One of the nation’s fringier fringes celebrates its 17th year, Jan. 20-27.
In Western North Carolina, 2018 held numerous examples of the arts-infused actions aimed at collective liberation.
There are countless ways to see out the old year and welcome the new one. Read on for parties, concerts, dances and more.
The holiday program of music, dance, poetry and stories from Scotland, Ireland, Brittany and Iceland returns to Asheville Community Theatre on Dec. 29.
The Asheville area is blessed with opportunities to groove and shimmy, nearly every day of the week.
In creating a safe space, “we want the queer community to feel at home there, as well as the Latinx community, people of color, older people,” says one of Hex’s organizers.
Asheville Ballet’s take on the seasonal favorite returns to Diana Wortham Theatre, Dec. 7-9.
The Asheville Contemporary Dance Theatre’s ballet runs Nov. 30-Dec. 1 at Diana Wortham Theatre.
The 49th annual Thanksgiving weekend gathering takes place Nov. 22-25 at the YMCA Blue Ridge Assembly.
This year, the 17th for the event, features the work of local designer Denise Carbonell.
The evening-length work will be performed Nov. 17-19 at Congregation Beth Ha-Tephila.
Extraordinary entertainment aside, “It’s the sense of camaraderie and inclusion that truly sets this pageant apart,” says last year’s winner, Dorae Saunders.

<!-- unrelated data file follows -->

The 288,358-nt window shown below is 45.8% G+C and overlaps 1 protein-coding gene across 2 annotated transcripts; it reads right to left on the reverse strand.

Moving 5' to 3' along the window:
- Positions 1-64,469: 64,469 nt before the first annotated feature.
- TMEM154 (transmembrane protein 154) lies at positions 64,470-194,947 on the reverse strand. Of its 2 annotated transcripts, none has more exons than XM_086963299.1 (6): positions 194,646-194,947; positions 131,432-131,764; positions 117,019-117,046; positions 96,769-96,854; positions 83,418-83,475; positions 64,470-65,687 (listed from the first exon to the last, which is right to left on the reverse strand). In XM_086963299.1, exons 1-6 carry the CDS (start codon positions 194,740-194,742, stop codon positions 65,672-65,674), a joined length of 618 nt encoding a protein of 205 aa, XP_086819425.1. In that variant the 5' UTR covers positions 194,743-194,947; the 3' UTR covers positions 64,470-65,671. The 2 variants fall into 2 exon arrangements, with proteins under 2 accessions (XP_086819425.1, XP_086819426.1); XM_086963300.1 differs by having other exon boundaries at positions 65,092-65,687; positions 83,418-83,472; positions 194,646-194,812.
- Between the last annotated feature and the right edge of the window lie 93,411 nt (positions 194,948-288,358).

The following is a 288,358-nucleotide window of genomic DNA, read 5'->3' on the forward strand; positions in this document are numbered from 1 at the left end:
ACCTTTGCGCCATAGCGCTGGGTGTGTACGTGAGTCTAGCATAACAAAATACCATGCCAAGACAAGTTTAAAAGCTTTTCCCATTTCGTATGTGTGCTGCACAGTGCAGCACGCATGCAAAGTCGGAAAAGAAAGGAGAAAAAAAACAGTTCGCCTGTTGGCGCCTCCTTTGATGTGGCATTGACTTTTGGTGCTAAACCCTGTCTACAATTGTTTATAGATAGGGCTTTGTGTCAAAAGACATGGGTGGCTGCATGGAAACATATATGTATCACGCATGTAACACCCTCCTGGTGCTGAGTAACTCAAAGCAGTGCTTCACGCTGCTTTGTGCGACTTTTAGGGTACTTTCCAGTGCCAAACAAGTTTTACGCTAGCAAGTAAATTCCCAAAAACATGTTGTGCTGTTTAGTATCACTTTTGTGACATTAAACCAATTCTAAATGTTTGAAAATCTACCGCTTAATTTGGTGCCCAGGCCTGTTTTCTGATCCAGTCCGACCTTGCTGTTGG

Halloween falls midweek this year, which means while many ghoulish entertainments will take place the preceding weekend, there are still some events to look forward to on Halloween night itself.
The local festival runs Thursday-Sunday, Oct. 25-28, with three performances and two workshops.
The 51st annual folk music festival takes place Oct. 6 at Mars Hill University.
The annual celebration of regional culture takes place Sept. 29 at Western Carolina University.
Asheville Contemporary Dance Theater and artists from Durham and Burlington perform Sept. 28-29 at The BeBe Theatre.
The dual celebrations of Korean culture will be held Sept. 22 at the TC Roberson High School gymnasium.
The “dance theater satire for liberals and their progeny” runs Sept. 7-9 and 14-16 at BeBe Theater.
A new festival, happening Friday-Sunday, Aug. 24-26 in Martin Luther King Jr. Park, offers a space to celebrate local roots while nourishing connections between neighbors.
The two days of workshops, music and dance parties take place Aug. 24-25 at Fleetwood’s and The Mothlight.